There are films that are obviously Christmas films; they only make sense because they’re set at Christmas; it only feels right to watch them at Christmas; they belong to Christmas.
And then there are films that are associated with Christmas and they are the ones there are arguments about.
So… a Christmas film… or or just filmed at Christmas?
I think the big question is “Could this story be told at any other time of the year and still work?” If the answer is “No, not really” then it’s a Christmas Film. If it’ll work set in June, September, or any other month, then it’s not. Or are there other things that decide what makes a film a Christmas film? So… first up is the one probably most argued about.
By the way… spoilers abound, but we’re talking about films that have been out for quite a while.
Die Hard is obviously and definitely set at Christmas. There’s a Christmas party going on at the Nakatomi HQ, John McClane (Bruce Willis) has flown across the country to be with his family for the holidays, and the coup de grâce is dealt to the bad guy by way of a Christmas present. So, that makes it a Christmas film then, yes?
Well, probably not. Being realistic, it doesn’t have to have been a Christmas party. It could have been a mid year celebration. Don’t Americans do something mid-summer time… beginning of July? So that takes care of the party and the meeting up. The present? That could have been a birthday present from a grateful boss, close friend, even from John McClane himself.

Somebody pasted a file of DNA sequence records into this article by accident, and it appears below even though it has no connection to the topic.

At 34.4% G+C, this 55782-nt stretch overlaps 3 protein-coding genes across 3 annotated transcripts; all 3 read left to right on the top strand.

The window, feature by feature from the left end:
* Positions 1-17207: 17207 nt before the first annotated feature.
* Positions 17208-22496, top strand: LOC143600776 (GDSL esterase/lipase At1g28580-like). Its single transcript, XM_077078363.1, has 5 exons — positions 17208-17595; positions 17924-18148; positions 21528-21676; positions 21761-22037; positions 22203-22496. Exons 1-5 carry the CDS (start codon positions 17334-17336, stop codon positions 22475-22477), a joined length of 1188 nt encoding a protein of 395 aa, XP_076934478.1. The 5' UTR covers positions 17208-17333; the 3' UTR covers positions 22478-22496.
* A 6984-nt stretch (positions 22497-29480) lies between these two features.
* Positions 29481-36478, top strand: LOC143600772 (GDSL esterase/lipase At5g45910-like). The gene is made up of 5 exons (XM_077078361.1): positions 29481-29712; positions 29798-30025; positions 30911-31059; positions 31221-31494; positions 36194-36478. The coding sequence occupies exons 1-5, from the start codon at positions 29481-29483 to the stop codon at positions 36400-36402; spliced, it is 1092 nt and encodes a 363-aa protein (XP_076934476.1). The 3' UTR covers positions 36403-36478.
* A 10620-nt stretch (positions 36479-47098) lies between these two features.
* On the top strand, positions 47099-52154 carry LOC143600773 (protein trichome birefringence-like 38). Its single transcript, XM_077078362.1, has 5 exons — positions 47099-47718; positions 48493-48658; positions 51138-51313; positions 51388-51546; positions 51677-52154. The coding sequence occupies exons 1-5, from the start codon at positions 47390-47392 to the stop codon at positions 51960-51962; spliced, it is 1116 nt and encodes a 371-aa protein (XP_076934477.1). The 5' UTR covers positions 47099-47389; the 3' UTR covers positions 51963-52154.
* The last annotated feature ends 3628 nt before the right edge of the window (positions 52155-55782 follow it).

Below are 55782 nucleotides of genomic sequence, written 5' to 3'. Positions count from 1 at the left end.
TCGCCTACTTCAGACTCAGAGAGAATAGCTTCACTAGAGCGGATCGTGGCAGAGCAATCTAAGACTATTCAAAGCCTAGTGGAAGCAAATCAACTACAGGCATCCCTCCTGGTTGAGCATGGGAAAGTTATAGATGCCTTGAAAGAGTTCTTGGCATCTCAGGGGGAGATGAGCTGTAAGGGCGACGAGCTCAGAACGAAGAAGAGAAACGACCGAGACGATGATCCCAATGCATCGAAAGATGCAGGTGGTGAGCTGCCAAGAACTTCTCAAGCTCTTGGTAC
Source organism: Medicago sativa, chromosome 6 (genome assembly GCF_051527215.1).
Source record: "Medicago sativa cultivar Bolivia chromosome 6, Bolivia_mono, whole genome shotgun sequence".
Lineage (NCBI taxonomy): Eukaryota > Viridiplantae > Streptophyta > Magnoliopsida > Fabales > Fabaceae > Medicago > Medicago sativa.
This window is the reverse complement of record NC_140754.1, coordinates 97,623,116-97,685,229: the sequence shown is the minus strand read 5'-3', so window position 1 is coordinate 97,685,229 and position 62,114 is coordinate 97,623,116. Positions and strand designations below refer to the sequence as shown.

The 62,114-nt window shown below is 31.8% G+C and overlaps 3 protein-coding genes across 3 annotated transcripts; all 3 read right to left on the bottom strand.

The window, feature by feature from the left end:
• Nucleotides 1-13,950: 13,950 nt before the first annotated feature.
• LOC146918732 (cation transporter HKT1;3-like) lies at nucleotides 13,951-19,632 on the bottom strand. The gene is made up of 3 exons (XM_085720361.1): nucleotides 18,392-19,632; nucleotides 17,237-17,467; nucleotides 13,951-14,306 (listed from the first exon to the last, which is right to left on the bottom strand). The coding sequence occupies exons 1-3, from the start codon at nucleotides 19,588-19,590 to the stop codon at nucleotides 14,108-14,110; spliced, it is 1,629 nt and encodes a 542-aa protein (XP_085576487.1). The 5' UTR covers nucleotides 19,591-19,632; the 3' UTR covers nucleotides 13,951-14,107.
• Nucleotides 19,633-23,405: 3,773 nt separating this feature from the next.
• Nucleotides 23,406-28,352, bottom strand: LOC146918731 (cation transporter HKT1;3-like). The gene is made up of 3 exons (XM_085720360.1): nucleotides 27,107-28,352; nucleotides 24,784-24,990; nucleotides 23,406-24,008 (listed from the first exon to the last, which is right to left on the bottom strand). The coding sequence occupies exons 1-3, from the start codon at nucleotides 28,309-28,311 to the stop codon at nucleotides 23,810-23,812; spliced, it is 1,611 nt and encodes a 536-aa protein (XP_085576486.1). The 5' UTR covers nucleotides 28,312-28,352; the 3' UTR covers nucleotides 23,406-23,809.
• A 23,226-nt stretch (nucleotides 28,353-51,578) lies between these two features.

Die Hard 2
This time Holly McClane (Bonnie Bedelia) is flying to meet up with John. They’ve managed to get the kids farmed out somewhere, which isn’t very jolly, but it’s been a few years and maybe they’re more like stroppy teens than the cute little moppets they were the first time around. The only real reason for it being set at Christmas is so that the airport can be packed with people travelling in and out for the hols.
So, this one has even less actual connection to Christmas than the first outing. I may be being unnecessarily cynical, but the only real reason I can see for the Yuletide time slot is the big action sequences that take place outdoors and in the snow: hurtling around Washington DC in August on Ski-Doos would look a bit odd. So it’s either set at Christmas or moved somewhere snowy in summer… New Zealand? Australia? Yippie-ki-yay Cobber!
Now we’re starting to get more of a grip on the holiday season, surely. The action takes place a couple of days prior to Christmas. There’s talk of bonuses, parties, and Santa suits. There are the obligatory, “Sack him!” “On Christmas Eve?” speeches. Even Louis’ (Dan Ackroyd) suicidal descent takes place with him wearing a Santa outfit. Throw in the key plot point of the USDA report on orange crop forecasts being issued on New Years Day and it’s pretty much tied into being a Christmas film… surely?